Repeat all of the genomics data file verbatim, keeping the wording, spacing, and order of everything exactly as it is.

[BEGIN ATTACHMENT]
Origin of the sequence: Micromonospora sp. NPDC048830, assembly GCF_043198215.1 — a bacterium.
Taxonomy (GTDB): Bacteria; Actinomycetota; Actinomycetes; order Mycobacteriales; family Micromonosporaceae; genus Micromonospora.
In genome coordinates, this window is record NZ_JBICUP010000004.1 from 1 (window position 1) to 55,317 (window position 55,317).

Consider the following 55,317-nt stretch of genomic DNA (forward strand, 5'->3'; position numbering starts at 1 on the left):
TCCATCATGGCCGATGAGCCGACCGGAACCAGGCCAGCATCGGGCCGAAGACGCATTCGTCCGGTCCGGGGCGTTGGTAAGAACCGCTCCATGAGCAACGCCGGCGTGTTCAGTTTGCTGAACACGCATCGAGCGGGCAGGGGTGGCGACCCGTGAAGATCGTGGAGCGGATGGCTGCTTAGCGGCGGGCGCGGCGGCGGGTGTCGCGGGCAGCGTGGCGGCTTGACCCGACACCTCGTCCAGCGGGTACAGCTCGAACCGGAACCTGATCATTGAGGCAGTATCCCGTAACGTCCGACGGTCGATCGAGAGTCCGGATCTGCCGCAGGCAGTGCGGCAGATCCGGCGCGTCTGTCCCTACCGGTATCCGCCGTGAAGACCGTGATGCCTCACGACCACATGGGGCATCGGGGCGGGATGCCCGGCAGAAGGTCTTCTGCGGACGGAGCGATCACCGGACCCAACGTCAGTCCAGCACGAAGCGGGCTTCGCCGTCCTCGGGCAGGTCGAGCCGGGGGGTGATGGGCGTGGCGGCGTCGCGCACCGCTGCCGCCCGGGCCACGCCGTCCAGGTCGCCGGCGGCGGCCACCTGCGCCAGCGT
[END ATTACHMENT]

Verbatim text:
Origin of the sequence: Micromonospora sp. NPDC048830, assembly GCF_043198215.1 — a bacterium.
Taxonomy (GTDB): Bacteria; Actinomycetota; Actinomycetes; order Mycobacteriales; family Micromonosporaceae; genus Micromonospora.
In genome coordinates, this window is record NZ_JBICUP010000004.1 from 1 (window position 1) to 55,317 (window position 55,317).

Consider the following 55,317-nt stretch of genomic DNA (forward strand, 5'->3'; position numbering starts at 1 on the left):
TCCATCATGGCCGATGAGCCGACCGGAACCAGGCCAGCATCGGGCCGAAGACGCATTCGTCCGGTCCGGGGCGTTGGTAAGAACCGCTCCATGAGCAACGCCGGCGTGTTCAGTTTGCTGAACACGCATCGAGCGGGCAGGGGTGGCGACCCGTGAAGATCGTGGAGCGGATGGCTGCTTAGCGGCGGGCGCGGCGGCGGGTGTCGCGGGCAGCGTGGCGGCTTGACCCGACACCTCGTCCAGCGGGTACAGCTCGAACCGGAACCTGATCATTGAGGCAGTATCCCGTAACGTCCGACGGTCGATCGAGAGTCCGGATCTGCCGCAGGCAGTGCGGCAGATCCGGCGCGTCTGTCCCTACCGGTATCCGCCGTGAAGACCGTGATGCCTCACGACCACATGGGGCATCGGGGCGGGATGCCCGGCAGAAGGTCTTCTGCGGACGGAGCGATCACCGGACCCAACGTCAGTCCAGCACGAAGCGGGCTTCGCCGTCCTCGGGCAGGTCGAGCCGGGGGGTGATGGGCGTGGCGGCGTCGCGCACCGCTGCCGCCCGGGCCACGCCGTCCAGGTCGCCGGCGGCGGCCACCTGCGCCAGCGT